The impact of identities encompassing all human beings (e.g., human and/or global identities) on intergroup relations is complex, with studies showing mostly positive (e.g., less dehumanization), but also negative (e.g., deflected responsibility for harm behavior), effects. However, different labels and measures have been used to examine the effects of these all-inclusive superordinate identities, without a systematic empirical examination of the extent to which they overlap or differ in their sociopsychological prototypical content. This study examined whether different labels activate the same contents in laypeople's conceptualization. Two hundred and forty-eight participants openly described one of six labels: “All humans everywhere”; “People all over the world”; “People from different countries around the world”; “Global citizens”; “Citizens of the world”; and “Members of world community.” Results from quantitative content analyses showed that the different labels activated different thematic attributes, representing differences in their core prototypical meaning. We propose that a general distinction should be made between labels that define membership based on human attributes (e.g., biological attributes) and those that evoke attributes characteristic of membership in a global political community (e.g., attitudinal attributes), as their effect on intergroup relations may vary accordingly.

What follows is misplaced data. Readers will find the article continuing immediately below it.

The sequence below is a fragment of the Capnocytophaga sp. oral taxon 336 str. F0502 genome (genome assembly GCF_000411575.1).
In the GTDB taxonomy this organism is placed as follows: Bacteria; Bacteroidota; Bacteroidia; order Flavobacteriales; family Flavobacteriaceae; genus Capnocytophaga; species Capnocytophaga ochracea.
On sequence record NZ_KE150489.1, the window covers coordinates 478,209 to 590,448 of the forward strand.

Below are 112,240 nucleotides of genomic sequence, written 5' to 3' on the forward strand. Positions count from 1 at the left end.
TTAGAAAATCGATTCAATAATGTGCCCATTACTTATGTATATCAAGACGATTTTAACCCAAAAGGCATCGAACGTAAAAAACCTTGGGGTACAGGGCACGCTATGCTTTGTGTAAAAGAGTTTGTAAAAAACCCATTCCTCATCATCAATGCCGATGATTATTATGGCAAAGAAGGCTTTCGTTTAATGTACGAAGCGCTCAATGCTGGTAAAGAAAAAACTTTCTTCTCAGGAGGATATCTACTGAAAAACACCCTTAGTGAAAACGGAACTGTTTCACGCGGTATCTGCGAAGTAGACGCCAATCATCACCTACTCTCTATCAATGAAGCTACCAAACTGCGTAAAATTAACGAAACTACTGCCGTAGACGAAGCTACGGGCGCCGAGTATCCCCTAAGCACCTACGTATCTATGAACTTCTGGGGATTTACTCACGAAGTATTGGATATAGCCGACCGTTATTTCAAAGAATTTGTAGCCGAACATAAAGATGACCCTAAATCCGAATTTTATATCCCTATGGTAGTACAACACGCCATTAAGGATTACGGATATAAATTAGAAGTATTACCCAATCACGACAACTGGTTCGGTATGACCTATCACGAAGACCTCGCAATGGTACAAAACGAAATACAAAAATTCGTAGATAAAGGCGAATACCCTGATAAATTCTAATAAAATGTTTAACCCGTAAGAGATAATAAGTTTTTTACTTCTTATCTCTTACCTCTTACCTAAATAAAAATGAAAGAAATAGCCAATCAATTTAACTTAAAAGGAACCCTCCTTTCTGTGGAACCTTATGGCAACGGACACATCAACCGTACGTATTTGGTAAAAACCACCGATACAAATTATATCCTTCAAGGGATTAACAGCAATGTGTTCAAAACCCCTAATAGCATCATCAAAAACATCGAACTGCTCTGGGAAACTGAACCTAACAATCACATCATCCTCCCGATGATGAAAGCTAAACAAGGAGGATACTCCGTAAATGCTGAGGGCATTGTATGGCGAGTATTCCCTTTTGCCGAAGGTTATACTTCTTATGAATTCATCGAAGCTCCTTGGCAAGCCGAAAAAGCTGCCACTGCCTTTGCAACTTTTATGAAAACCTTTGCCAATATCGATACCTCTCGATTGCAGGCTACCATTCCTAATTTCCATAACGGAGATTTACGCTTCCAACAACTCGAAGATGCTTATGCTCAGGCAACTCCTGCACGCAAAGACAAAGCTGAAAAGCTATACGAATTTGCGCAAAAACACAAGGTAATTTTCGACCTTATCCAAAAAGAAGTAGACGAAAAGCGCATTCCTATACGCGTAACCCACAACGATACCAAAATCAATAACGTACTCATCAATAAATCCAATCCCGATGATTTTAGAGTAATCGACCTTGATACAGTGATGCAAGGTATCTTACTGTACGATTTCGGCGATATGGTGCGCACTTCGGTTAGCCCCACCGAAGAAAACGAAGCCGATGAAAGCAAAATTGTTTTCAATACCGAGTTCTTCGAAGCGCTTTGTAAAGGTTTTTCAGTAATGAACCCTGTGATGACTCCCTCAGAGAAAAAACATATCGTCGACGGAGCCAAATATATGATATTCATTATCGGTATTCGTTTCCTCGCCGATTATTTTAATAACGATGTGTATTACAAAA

all-inclusive identities, global citizenship, human identification, identification with all humanity, labels, superordinate identification,
Political Psychology
Erasmus School of History, Culture and Communication (ESHCC)

Carmona, M. (Margarida), Sindic, D. (Denis), Guerra, R. (Rita), & Hofhuis, J. (2020). Human and Global Identities: Different Prototypical Meanings of All-Inclusive Identities. Political Psychology. doi:10.1111/pops.12659